US stocks fell on Monday, with the dip capping the end of an otherwise spectacular November for equities. The S&P 500 posted a 10.75 percent advance in November, its largest monthly gain since April, while the Dow Jones index’s 11.84 percent advance was its biggest jump for a single month since January 1987!
Given such lofty heights, it was only natural that the momentum would ease. After all, from the smallest ripples to the largest tsunamis, they all eventually break.
Still, it’s important to take stock of the massive surge in equities for the month. The MSCI ACWI index, which measures the performance of global stocks, posted an unprecedented monthly gain of 12.21 percent; its largest single-month climb on record.
Equity markets clearly took the contentious US election in stride, and risk-on sentiment was sent surging as several Covid-19 vaccine candidates took massive strides towards being ready for rollout. Intriguingly, all of these positive developments surrounding the vaccine came on a Monday; at least for the past four consecutive Mondays.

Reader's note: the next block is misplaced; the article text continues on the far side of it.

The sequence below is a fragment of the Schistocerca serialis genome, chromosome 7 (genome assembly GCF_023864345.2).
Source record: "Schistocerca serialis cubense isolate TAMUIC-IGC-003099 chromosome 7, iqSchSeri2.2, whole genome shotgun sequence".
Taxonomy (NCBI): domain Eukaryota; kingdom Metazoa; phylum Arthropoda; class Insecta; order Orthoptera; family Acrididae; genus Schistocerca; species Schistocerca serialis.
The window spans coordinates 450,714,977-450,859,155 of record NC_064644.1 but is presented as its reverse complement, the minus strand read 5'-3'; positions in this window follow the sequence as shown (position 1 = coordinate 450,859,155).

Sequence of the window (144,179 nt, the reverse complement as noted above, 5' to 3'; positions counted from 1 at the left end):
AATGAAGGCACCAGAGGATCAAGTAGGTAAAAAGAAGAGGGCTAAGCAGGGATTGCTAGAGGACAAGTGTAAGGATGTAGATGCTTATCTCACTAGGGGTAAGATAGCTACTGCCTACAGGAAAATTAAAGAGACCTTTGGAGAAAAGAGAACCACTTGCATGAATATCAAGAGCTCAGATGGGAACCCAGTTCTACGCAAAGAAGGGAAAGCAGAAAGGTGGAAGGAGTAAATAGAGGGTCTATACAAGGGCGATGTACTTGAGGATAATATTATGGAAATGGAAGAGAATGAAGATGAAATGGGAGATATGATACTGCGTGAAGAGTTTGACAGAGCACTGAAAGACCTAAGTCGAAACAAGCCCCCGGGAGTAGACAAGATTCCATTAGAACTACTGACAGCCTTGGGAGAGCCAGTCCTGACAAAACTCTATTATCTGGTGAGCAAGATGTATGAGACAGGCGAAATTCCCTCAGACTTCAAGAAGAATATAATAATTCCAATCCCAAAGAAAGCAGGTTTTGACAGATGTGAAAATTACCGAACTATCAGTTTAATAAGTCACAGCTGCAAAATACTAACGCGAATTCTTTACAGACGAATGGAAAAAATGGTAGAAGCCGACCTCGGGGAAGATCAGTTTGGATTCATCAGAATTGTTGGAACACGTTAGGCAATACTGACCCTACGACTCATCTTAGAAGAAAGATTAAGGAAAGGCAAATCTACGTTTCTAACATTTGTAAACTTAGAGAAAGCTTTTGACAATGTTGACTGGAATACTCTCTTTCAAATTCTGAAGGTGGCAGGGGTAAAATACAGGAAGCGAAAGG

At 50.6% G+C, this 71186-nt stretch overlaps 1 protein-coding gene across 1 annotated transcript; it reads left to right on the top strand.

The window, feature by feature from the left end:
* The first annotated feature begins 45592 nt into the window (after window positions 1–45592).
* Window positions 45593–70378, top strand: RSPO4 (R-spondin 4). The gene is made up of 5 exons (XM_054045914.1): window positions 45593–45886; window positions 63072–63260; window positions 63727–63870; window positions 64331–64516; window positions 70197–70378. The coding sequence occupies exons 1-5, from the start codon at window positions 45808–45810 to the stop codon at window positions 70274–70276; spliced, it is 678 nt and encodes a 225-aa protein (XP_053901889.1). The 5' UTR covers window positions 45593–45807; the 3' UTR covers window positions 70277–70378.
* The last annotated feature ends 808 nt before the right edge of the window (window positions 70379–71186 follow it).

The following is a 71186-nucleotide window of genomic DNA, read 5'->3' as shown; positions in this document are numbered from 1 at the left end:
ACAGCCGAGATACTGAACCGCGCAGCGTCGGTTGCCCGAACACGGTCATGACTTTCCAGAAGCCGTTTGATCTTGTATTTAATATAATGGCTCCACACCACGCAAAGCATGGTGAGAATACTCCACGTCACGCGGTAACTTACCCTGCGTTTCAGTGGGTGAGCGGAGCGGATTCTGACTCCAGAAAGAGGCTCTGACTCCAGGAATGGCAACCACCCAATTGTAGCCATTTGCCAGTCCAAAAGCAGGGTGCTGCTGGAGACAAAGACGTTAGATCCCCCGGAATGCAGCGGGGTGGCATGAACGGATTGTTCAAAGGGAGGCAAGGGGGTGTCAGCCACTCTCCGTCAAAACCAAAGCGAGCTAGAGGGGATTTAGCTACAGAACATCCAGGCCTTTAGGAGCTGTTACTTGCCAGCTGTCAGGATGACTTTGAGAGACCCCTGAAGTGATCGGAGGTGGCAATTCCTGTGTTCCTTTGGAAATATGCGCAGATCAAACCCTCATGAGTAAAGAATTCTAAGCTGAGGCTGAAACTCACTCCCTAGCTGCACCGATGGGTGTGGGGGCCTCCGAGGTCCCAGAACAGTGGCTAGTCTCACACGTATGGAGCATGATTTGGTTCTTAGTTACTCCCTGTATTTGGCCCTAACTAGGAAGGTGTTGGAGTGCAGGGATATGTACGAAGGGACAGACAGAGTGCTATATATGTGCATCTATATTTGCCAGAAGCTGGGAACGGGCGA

As investors began pricing in a post-pandemic world, sending them flocking to stocks that had been left devastated by the pandemic, that rotation gave fresh legs to US benchmark indices.
However, the rotation play came at the expense of pandemic-darlings in the tech sector, causing the latter to underperform. Still, that didn’t mean tech counters were going to miss out on any of the fun. The Nasdaq 100 index also can boast of a double-digit monthly advance, though last month’s 11 percent was just 0.05 percentage points shy of the monthly gain registered for August.
And the Nasdaq 100 looks set to climb higher into unprecedented territory before 2020 is over, with futures pointing north at the time of writing.
Yet it looks like a new risk-on wave is forming at the onset of December, with S&P 500 futures climbing during the Asian session on Tuesday. Recall that the S&P 500 posted a new record high on November 27th, before Monday’s slip. And the rally doesn’t appear to be quite over.
The upside for US stocks is further bolstered by the ultra-accommodative stance by the Federal Reserve, with Fed chair Jerome Powell like to reiterate that the central bank will do all it can to aid the US economic recovery. Powell is set for a hearing before the Senate Banking Committee later on Tuesday.
Although the still-rising Covid-19 cases in the US presents some near-term downside risks, markets are willing to look past that trend and focus on the prospects of life after Covid-19. As long as such hopes are not doused, equities are set to find plenty more suitors to chase prices higher.